National Security

Leaked documents show officials were aware of additional Chinese spy balloons: report

U.S. officials knew about additional Chinese spy balloons beyond the one that traveled across the United States in January and February, according to a report from The Washington Post.

The Post reported on Friday that the intelligence community also continued to have questions about the balloon after shooting it down in the Atlantic Ocean as it had sensors and antennas that the government had not identified more than a week after. 

The reporting was based on documents that the Post obtained from the classified documents leaked online recently that shared a wide range of U.S. intelligence and national security information. The suspected leaker, a member of the Massachusetts Air National Guard, was arrested in connection with the leak on Thursday and charged with violating the Espionage Act. 

The Post reported that the balloon that was shot down was one of at least three that intelligence agencies know of. One of the other two flew over a U.S. carrier strike group in the Pacific Ocean and the other crashed in the South China Sea, according to a top-secret document. 

The document did not mention launch dates for the balloons. 

Intelligence agencies refer to the balloon that traveled across the country before being shot down as Killeen-23. The documents the Post reviewed also mention balloons referred to as Bulger-21 and Accardo-21, but they do not make clear if these are the ones that flew over the carrier and crashed into the sea, respectively. 

A document produced by the National Geospatial-Intelligence Agency (NGA) states that Bulger-21 carried surveillance equipment while circumnavigating the world from December 2021 to May 2022. Accardo-21 carried similar equipment and a “foil-lined gimbaled” sensor.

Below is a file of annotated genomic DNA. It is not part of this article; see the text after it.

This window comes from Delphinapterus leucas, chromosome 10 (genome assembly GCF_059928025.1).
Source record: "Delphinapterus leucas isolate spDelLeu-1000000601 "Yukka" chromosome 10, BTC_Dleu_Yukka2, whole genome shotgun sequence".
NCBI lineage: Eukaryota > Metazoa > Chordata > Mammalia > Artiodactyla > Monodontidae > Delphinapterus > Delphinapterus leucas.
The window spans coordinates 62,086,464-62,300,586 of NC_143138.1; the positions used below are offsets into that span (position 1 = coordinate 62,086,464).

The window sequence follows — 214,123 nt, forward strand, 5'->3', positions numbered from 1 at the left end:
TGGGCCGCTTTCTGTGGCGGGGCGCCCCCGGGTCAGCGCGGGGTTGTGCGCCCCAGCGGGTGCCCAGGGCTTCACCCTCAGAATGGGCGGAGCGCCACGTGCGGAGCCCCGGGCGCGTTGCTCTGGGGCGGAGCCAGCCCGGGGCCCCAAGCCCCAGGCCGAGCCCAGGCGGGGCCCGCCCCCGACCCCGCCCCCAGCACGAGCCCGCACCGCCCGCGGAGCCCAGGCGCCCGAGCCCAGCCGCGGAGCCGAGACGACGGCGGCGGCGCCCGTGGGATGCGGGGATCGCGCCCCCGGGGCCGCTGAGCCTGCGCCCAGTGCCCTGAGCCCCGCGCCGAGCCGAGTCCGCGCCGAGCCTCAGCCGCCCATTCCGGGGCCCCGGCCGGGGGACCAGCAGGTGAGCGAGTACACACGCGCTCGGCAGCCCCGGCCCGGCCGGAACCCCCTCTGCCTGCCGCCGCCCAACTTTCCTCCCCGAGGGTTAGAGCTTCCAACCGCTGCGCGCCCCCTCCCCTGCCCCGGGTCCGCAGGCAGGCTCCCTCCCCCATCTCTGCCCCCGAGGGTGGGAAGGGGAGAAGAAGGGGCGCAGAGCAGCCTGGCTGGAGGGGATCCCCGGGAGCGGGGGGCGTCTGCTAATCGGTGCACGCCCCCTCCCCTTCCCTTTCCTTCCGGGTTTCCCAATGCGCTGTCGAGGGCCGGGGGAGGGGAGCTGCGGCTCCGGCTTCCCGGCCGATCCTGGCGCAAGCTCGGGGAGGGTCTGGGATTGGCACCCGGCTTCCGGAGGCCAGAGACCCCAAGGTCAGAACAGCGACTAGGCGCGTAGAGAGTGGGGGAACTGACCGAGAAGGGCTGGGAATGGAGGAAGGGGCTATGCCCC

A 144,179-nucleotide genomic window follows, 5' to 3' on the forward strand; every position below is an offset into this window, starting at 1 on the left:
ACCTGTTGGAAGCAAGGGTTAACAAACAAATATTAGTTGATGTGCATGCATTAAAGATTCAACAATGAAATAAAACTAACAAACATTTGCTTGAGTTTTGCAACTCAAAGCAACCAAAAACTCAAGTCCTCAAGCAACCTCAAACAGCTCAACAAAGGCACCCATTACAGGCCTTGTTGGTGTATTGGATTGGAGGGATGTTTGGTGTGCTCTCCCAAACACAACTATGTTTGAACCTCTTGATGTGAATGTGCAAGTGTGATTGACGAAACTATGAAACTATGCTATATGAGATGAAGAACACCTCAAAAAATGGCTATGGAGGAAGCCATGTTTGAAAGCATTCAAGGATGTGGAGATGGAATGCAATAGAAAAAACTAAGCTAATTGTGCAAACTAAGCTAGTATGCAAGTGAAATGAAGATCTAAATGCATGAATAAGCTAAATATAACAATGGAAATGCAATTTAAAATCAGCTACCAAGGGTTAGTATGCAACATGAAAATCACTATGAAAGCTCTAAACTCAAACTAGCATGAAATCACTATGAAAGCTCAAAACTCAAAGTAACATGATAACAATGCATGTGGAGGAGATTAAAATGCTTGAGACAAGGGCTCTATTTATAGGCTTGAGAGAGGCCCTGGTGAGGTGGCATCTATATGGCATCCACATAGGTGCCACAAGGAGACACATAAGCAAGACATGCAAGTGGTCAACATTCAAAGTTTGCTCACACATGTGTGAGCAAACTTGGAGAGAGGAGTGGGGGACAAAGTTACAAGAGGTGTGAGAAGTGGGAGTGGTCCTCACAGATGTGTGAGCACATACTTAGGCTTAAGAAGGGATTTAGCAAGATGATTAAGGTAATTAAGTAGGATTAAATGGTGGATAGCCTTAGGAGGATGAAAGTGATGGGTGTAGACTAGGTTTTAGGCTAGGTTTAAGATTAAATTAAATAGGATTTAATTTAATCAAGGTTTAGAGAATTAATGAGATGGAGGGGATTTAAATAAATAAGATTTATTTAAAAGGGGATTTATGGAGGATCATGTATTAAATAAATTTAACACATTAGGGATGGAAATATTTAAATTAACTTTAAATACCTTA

The document includes an image that seems to connect Bulger-21 to one of six Chinese companies that the U.S. sanctioned in February for supporting the Chinese government’s spy balloon program, the Post reported. 

It states that Killeen-23 contained a parabolic dish, multiple unidentified sensors and a possible mast antenna, but the government does not have any “imagery collections of the bottom of the Killeen-23 payload to analyze for an optical sensor.” 

Another document states that Killeen-23’s entry into U.S. airspace likely surprised parts of the Chinese government, as information about the incident was “heavily stovepiped” in the Chinese military. 

The Defense Department and Office of the Director of National Intelligence declined to comment to the Post on the report. 

Republicans criticized the Biden administration over its delay in shooting down the balloon from February, arguing that it allowed China to continue spying on the U.S. The administration has said it took steps to limit the balloon’s capabilities while flying and wanted to avoid potentially harming anyone on the ground with falling debris. 

But NBC reported earlier this month that the balloon was still able to gather some intelligence from sensitive military sites despite the administration’s efforts to block it.

Tags Chinese spy balloon classified documents Classified documents leak

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